Disappointed but not surprise, that was my reaction to the House vote on the stimulus package. I was disappointed but not surprised by the recalcitrant right-wingers who now make up the Republican Party, and, sadly, disappointed but not surprised by the Democratic leadership who allowed the bill to be larded up with goofy stuff that has little or nothing to do with rebuilding infrastructure. And disappointed but not surprised by my own member of congress who seems to have learned everything she knows about politics and economics from Rush Limbaugh and James Dobson. I have some small amount of hope that the Senate will do better, providing decent fodder for the conference committee to come up with a final draft that has real merit.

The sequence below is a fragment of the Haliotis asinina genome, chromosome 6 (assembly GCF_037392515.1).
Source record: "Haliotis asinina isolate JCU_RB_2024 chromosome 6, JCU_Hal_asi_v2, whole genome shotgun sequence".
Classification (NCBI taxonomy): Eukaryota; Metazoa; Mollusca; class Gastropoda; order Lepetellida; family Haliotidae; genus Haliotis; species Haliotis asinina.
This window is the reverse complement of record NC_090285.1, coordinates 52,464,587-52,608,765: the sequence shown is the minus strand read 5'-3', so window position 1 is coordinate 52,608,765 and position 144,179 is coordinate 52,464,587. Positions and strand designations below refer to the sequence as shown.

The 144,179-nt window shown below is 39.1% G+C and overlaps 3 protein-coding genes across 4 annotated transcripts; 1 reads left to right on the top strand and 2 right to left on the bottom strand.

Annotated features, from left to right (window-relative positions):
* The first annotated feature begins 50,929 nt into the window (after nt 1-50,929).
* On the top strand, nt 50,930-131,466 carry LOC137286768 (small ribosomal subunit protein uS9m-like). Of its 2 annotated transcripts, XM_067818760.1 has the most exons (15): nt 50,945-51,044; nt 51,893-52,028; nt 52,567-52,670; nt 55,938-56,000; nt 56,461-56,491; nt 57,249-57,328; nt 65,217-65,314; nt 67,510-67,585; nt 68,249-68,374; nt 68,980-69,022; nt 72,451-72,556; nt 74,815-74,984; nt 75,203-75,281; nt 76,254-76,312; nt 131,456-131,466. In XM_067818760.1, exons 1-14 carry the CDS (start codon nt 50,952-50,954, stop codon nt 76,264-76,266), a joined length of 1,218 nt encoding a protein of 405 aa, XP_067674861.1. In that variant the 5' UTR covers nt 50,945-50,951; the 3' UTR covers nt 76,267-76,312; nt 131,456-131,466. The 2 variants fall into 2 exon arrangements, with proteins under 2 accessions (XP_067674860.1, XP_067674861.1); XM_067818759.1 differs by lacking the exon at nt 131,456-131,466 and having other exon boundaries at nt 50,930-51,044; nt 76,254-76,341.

I am disappointed but not surprised that Wall Street continues to hand out exorbitant bonuses of taxpayer cash to incompetent executives. I am disappointed but not surprised that other large but troubled corporations can both lay off thousands and continue extravagant spending for executive perks. It’s hard to imagine that they can be so utterly disconnected from the rank and file of the nation’s workers and small business owners, but there it is. I’ve poked around on some of their websites and see that they have built effective ramparts to make it all but impossible for ordinary citizens, or even shareholders, to contact top executives. I have some small hope that the administration might be able to bring down the hammer on all of that.
What does any of this have to do with theology? I’ll say it again. Read Amos.